With Thanksgiving right around the corner as our next huge American holiday, I was flipping through a November 1955 issue of Life when I came across this illustration of the traditional family meal by Douglas Crockwell (no joke, that is his real name). Let's see, Aunt Bea-like silver-haired matron? Check! Needlepointed Victorian chairs brought in from the sitting room to accommodate extra guests? Check! Pretty pink china plates and silver service laid out neatly on the table around a gorgeously basted and cooked twenty pound turkey? Check!
Beer? Most definitely check! Look at all the little goblets around the table!
Who...drinks...beer...with their Aunt Bea grandma? WHO? ON THANKSGIVING?
Well, apparently, I'm not a good American, because, as the adline insists, "Beer Belongs-- enjoy it!". But at Thanksgiving? "No beverages are more at home on more occasions than good American beer and ale!" Oh. My bad. According to this article on the history of the campaign, the United States Brewers' Foundation mounted the campaign to bring beer back to the dinner table and the living room and anywhere else you can lawfully crack a pop-top in 1945, and these ads ran through 1956. It's funny because when you think of the fifties', I'm sure lots of people were drinking beer, but just like nowadays, in the post-college era of your life, wouldn't you be more likely to order a cocktail? Or make up a pitcher of palomas if people are coming over? Or a box of wine? Maybe I'm being too Sebastian Cabot/gourmet up in this piece, but it's funny how jarring the addition of a few pilsner glasses outside of a bar seem to an otherwise super midcentury domestic scene!
Take this one, in which skiiers wave merrily to other members of their vacation party who are enjoying the Alpines in a more temperate indoors setting. If you were going to drink something, wouldn't you rather have a hot buttered rum drink? Or eschew alcohol altogether for a hot cocoa? Nah, let's drink beer. In glasses. Because without the cans, no one will know that they're drinking Steel Reserve. I'm obsessed with the red shirted guy in the foreground's interest in that log. Really? SO TWIN PEAKS. I know he's supposed to be starting a fire, but he looks a lot more like he's starting a mindmeld conversation with this hunk of bois.
Now THIS is a more appropriate (albeit no less David Lynchian à la Blue Velvet) setting for beer:
"WE FIXED THE LAWNMOWER! YESSSS!" Additionally, who mows the yard in khakis? My dad doing yard work at my house growing up looked three parts Mad Max Road Warrior and one part Farmer John in coveralls, aviator prescription sunglasses, military boots, and an assortment of army surplus hats, all covered in a healthy splatter of several different colors of paint, and grass. If someone showed up to your house dressed in what these men think of as casual clothes, you know ONE PERSON at least would be like "What'd ya get all dressed up for?"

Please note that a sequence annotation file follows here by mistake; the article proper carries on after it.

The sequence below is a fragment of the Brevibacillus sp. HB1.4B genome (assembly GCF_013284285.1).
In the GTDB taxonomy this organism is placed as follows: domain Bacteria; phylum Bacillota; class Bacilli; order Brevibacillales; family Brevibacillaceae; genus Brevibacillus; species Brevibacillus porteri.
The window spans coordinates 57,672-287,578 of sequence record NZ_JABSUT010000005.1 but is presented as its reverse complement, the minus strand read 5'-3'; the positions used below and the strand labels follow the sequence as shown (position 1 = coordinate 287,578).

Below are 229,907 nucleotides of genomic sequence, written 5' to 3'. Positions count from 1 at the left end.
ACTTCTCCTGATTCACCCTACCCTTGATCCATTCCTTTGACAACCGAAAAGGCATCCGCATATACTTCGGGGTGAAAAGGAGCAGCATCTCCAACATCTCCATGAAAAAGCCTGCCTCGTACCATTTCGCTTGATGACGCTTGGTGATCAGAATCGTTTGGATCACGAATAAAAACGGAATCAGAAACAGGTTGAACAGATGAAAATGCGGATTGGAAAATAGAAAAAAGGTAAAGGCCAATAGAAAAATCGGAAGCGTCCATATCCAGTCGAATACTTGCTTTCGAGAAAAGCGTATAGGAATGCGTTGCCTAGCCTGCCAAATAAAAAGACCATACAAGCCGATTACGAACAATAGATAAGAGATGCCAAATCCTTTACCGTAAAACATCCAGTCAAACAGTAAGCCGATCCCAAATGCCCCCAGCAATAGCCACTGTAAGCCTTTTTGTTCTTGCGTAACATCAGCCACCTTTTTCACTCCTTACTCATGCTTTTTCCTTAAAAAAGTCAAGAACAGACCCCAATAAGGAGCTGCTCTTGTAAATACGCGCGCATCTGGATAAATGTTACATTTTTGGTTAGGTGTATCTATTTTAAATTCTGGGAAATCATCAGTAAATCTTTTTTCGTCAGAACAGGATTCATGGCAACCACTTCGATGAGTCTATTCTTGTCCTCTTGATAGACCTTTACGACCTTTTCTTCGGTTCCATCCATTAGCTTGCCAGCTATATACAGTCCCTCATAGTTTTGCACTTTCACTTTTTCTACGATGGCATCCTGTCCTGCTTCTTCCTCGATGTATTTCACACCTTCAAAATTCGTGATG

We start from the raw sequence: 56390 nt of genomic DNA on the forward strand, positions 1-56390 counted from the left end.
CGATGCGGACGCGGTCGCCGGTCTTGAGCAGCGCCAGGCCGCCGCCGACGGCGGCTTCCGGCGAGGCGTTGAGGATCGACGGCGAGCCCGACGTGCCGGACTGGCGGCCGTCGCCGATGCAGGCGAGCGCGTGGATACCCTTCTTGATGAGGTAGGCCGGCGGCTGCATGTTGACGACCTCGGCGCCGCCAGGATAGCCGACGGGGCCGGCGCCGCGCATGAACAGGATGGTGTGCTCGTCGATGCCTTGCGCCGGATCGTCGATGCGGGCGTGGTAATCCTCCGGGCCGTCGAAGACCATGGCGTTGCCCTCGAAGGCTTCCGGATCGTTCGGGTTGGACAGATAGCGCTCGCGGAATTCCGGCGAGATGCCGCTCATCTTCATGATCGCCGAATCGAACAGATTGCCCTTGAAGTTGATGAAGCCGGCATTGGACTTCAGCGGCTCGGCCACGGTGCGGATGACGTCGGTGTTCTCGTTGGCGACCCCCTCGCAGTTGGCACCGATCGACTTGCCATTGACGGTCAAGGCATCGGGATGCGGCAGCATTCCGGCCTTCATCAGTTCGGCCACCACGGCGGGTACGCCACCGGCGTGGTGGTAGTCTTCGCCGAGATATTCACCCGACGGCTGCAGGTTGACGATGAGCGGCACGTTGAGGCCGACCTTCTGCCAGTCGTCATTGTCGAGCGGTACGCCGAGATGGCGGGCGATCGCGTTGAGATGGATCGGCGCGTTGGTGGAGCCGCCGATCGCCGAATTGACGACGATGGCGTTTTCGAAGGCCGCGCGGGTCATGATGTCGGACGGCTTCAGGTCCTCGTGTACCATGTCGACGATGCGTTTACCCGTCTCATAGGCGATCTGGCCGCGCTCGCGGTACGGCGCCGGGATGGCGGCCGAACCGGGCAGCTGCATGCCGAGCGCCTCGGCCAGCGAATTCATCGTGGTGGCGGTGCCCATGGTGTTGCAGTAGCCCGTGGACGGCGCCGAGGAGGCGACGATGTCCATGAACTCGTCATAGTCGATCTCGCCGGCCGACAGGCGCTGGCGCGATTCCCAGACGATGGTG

Have a beer at the lake! If you don't fear open container laws. How cute is the guy in glasses and rolled up jeans, and how much do I want the gal in the sneakers' swimsuit?
Here, the real star of the ad isn't beer, but PUPPIES. This picture is entitled "Love at First Sight", and in case you missed them on the first go around...
Here are the little guys in close up. Look! Even Jim Backus's heart melts at the sight of spaniel pupsters!
In this one, "Dad Practicing His Speech", Pops holds court in his living room over his future speaking engagement with the Kiwanis. This is not a situation in which beer will help. But I am deeply in love with this living room. The forest green with white accents, the floral spray on the table...I am SOLD. This seems way more 1947 than 1955 to me, but maybe the idea is it's not the most modern of living rooms?
A quiet evening at home? Just the time for a beer! See what I mean about cocktails being more appropriate in terms of glamourous-ness in this setting? If those were Manhattans or gimlets, I'd be on board. Would Katharine Hepburn sit at home and drink a beer? I don't think so. Once again, you may have overlooked the star of this advertisement, so let me zoom in on him for you:
Last but not least, this may be my favorite just based on the popping color scheme. I love the idea of the guy in green saying to his friends on the floor, "Dude, look at this. Does what you're doing look like this? I didn't think so! Shouldn't...move that red over on the right. No, UP and right." Carpet planning while under the influence. Some people. How fun would it be to have a Mondrian style carpet scheme like this, though!
That's all for today. Make sure you get out and V-O-T-E, and I'll see you guys tomorrow!